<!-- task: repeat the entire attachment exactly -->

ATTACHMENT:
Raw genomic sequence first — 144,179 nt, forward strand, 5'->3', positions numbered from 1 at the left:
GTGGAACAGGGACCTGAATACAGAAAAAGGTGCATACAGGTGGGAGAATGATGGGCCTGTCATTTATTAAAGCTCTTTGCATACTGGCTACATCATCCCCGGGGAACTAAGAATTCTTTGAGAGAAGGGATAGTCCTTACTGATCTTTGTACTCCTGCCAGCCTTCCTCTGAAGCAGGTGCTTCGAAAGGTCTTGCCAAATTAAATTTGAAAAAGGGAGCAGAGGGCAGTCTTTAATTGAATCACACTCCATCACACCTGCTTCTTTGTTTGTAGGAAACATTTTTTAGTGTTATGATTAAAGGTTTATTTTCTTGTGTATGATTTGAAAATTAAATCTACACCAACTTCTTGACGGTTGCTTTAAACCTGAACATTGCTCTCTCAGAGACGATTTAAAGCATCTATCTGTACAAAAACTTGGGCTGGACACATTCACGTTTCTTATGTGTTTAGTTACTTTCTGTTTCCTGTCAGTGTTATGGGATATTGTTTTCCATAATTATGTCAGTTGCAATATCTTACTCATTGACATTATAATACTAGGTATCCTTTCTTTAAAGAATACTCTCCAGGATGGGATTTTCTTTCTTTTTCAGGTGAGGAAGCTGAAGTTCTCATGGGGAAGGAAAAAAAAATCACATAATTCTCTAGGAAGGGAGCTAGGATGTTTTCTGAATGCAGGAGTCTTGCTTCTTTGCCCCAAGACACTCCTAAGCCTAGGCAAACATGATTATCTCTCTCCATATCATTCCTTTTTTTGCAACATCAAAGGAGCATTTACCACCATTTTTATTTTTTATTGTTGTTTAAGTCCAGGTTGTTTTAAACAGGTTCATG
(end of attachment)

Raw genomic sequence first — 144,179 nt, forward strand, 5'->3', positions numbered from 1 at the left:
GTGGAACAGGGACCTGAATACAGAAAAAGGTGCATACAGGTGGGAGAATGATGGGCCTGTCATTTATTAAAGCTCTTTGCATACTGGCTACATCATCCCCGGGGAACTAAGAATTCTTTGAGAGAAGGGATAGTCCTTACTGATCTTTGTACTCCTGCCAGCCTTCCTCTGAAGCAGGTGCTTCGAAAGGTCTTGCCAAATTAAATTTGAAAAAGGGAGCAGAGGGCAGTCTTTAATTGAATCACACTCCATCACACCTGCTTCTTTGTTTGTAGGAAACATTTTTTAGTGTTATGATTAAAGGTTTATTTTCTTGTGTATGATTTGAAAATTAAATCTACACCAACTTCTTGACGGTTGCTTTAAACCTGAACATTGCTCTCTCAGAGACGATTTAAAGCATCTATCTGTACAAAAACTTGGGCTGGACACATTCACGTTTCTTATGTGTTTAGTTACTTTCTGTTTCCTGTCAGTGTTATGGGATATTGTTTTCCATAATTATGTCAGTTGCAATATCTTACTCATTGACATTATAATACTAGGTATCCTTTCTTTAAAGAATACTCTCCAGGATGGGATTTTCTTTCTTTTTCAGGTGAGGAAGCTGAAGTTCTCATGGGGAAGGAAAAAAAAATCACATAATTCTCTAGGAAGGGAGCTAGGATGTTTTCTGAATGCAGGAGTCTTGCTTCTTTGCCCCAAGACACTCCTAAGCCTAGGCAAACATGATTATCTCTCTCCATATCATTCCTTTTTTTGCAACATCAAAGGAGCATTTACCACCATTTTTATTTTTTATTGTTGTTTAAGTCCAGGTTGTTTTAAACAGGTTCATG